Risky human capital investment, income distribution, and macroeconomic dynamics
Volker Grossmann ()
Journal of Macroeconomics, 2008, vol. 30, issue 1, 19-42
This paper examines the implications of human capital risk for the relationship between inequality and economic development. It argues that due to missing insurance markets for human capital risk, the initial distribution of family wealth may play an important role for an economy's process of development fueled by human capital accumulation. The analysis suggests that, in the absence of credit constraints, higher inequality tends to increase the aggregate human capital stock and per capita income, under conditions which are supported empirically for advanced countries. Taking additionally into account that, due to borrowing constraints, higher inequality impedes human capital investment in poorer economies, this suggests a non-linear relationship between inequality and economic development.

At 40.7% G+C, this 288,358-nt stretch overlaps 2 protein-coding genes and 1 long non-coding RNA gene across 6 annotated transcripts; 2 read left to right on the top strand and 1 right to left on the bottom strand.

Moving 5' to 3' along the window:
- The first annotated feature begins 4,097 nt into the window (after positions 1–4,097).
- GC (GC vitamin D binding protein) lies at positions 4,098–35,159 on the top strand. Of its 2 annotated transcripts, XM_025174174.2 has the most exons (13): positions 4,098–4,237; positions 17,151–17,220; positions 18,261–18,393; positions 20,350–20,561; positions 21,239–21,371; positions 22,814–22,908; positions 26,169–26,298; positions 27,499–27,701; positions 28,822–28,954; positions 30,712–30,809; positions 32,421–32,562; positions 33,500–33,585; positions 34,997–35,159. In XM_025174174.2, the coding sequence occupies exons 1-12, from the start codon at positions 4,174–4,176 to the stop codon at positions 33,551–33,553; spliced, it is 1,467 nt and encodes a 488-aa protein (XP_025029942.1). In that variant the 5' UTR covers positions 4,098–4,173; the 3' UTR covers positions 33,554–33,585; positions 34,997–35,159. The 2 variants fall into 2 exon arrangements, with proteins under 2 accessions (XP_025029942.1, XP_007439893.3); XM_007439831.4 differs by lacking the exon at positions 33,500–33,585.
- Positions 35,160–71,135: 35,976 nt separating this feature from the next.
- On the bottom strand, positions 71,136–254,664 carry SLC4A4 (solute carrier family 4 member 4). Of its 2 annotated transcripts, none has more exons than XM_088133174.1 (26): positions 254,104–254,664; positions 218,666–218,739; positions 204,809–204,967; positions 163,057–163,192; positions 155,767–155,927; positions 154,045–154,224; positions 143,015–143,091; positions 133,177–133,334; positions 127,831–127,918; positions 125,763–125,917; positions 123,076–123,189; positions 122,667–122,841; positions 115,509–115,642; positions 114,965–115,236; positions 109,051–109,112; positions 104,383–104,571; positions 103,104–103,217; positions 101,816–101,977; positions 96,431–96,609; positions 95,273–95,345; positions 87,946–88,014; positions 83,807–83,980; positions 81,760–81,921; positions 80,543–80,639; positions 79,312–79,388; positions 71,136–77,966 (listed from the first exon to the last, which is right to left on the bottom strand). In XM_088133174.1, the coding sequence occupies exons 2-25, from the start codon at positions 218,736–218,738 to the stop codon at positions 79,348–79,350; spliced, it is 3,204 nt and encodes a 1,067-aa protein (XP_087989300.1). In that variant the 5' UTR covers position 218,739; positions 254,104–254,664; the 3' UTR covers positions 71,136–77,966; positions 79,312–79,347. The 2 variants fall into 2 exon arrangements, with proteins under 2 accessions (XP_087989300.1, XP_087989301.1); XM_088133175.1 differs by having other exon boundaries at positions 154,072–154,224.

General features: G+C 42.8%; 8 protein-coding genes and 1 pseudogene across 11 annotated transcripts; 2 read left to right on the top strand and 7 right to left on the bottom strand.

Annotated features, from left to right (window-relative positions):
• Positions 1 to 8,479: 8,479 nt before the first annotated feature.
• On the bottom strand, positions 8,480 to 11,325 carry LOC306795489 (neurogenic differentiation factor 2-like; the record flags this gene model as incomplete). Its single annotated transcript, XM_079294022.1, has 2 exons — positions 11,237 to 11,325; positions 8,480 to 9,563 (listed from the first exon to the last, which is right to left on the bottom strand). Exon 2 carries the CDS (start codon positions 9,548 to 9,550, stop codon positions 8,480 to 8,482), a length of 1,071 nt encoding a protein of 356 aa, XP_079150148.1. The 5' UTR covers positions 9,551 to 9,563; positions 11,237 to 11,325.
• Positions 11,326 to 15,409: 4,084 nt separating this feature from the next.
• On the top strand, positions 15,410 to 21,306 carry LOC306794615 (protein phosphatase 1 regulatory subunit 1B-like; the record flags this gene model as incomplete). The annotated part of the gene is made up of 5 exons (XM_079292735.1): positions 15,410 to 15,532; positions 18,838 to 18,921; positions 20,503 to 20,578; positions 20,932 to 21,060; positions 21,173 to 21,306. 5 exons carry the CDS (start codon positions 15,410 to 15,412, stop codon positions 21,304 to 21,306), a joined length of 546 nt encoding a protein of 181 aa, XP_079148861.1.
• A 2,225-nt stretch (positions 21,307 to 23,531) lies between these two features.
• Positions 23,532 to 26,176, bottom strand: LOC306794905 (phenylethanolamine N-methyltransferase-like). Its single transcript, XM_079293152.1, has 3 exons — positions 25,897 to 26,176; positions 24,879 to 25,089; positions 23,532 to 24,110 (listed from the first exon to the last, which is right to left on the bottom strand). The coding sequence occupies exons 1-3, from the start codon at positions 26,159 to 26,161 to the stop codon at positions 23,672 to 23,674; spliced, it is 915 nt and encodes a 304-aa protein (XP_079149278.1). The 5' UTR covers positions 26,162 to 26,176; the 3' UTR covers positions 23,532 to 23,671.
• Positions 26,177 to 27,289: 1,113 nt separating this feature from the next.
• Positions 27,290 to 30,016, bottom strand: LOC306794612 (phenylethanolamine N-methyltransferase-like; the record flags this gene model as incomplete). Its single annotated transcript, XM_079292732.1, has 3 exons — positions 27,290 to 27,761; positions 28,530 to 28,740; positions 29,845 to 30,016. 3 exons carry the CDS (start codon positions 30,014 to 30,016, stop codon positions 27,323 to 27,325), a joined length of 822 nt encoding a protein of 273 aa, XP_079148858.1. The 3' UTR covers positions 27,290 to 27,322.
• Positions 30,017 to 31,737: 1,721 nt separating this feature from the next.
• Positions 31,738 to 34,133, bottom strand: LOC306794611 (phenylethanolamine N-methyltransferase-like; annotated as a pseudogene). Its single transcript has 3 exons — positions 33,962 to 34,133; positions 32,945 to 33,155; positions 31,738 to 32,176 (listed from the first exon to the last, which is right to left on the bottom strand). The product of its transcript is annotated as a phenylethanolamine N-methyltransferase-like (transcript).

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Working Paper: Risky Human Capital Investment, Income Distribution, and Macroeconomic Dynamics (2004)
Working Paper: Risky Human Capital Investment, Income Distribution, and Macroeconomic Dynamics (2003)
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Persistent link: https://EconPapers.repec.org/RePEc:eee:jmacro:v:30:y:2008:i:1:p:19-42
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